I have been lucky enough to meet a couple of astronauts in person, and an important former NASA administrator, Mr. Hans Mark, as my Orbital Mechanics professor at U.T. Austin.
In my 4th college year when I presented some of my undergraduate research at the AIAA (American Institute of Aeronautics and Astronautics). The institute held a "contest" between students at Johnson Space Center, in order to judge the best presentation among undergraduates and hand out a small plaque and prize. I won't say who won the contest, but I got to meet several astronauts at Johnson Space Ctr. and I can tell you that even as a young adult it is a rather momentous event when you get to speak to them up-close.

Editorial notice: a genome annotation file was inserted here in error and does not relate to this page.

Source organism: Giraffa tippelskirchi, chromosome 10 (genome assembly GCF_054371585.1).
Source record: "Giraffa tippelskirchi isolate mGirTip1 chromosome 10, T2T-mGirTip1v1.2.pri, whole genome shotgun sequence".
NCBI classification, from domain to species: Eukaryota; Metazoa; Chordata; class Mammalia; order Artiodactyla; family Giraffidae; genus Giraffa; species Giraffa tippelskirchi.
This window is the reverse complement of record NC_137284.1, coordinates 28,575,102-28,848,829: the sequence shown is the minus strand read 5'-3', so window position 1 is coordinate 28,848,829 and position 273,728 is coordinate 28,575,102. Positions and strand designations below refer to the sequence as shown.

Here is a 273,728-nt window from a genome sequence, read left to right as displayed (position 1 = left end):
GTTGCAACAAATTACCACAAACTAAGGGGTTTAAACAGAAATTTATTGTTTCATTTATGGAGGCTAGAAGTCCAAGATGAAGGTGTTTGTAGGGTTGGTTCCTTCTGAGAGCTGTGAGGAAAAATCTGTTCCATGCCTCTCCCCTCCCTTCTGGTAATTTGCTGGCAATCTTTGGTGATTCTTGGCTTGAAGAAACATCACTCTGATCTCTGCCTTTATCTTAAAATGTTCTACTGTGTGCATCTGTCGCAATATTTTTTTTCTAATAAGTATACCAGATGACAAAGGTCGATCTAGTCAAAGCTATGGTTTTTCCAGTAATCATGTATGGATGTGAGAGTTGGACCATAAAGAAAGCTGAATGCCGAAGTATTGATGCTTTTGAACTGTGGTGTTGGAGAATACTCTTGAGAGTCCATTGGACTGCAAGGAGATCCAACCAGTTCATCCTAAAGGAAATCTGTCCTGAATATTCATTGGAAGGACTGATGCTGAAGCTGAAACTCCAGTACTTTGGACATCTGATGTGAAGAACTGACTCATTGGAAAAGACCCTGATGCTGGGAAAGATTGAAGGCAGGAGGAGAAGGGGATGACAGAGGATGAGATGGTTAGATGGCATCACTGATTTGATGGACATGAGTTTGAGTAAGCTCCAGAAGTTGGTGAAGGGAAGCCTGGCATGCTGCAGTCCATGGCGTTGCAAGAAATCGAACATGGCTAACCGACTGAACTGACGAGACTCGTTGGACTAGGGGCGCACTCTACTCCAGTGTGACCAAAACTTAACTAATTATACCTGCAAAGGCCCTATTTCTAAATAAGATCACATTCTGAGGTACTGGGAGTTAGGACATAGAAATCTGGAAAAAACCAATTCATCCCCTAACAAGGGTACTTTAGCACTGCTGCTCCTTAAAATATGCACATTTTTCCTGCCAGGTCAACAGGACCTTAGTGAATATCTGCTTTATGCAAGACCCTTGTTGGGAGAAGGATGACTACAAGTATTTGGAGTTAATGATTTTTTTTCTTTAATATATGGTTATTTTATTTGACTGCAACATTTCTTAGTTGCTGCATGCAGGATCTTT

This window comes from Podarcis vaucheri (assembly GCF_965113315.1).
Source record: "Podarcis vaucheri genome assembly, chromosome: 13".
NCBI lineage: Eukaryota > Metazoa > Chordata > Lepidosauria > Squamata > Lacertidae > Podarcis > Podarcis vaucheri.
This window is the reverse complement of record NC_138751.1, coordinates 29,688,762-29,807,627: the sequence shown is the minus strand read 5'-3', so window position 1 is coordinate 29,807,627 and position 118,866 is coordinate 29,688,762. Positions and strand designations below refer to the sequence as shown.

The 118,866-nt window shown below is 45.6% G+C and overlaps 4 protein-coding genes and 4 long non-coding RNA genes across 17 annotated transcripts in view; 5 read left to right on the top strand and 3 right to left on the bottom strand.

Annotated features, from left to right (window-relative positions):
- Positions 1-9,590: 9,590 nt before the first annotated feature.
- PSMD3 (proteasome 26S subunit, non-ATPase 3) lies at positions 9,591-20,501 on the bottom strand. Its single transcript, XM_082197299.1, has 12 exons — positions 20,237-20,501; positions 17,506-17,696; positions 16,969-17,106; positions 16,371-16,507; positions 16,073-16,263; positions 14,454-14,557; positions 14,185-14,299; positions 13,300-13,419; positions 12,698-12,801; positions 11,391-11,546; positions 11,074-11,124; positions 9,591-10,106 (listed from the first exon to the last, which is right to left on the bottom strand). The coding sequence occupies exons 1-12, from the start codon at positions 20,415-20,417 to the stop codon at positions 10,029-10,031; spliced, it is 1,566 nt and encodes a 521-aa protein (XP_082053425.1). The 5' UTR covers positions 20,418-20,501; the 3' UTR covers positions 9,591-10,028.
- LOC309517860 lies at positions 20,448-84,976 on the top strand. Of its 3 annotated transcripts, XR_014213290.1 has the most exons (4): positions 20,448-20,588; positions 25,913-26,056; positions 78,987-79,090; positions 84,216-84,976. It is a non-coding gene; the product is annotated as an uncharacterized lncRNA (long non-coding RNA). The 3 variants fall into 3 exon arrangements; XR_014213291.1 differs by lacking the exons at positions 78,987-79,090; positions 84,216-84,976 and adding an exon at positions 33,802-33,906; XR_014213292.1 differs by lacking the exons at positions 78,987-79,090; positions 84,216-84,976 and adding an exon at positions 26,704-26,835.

They are so very "down-to-earth" (no pun intended), and they are all holders of engineering degrees (as Mr. Armstrong was). So it takes a moment or two for you to realise they are just engineering geeks like you, save a healthier than average physique, a somewhat common military experience and the universal ability to pilot an aircraft (not all of us engineers learn to fly unless you count out "nickel and dime" 1960's Cessna flight simulator at UT as "flight experience.")
After a few seconds the conversation flows and you get the impression that when you talk to astronauts you're talking to a close knit family of professionals who are very much like you, save their extraordinary job duties. It is a that very moment that you feel the most desire to join the programme in some capacity (engineering, scientist or astronaut). You begin to feel a vague sense of belonging (common nerdness/geekness?
May you rest in peace Mr. Armstrong.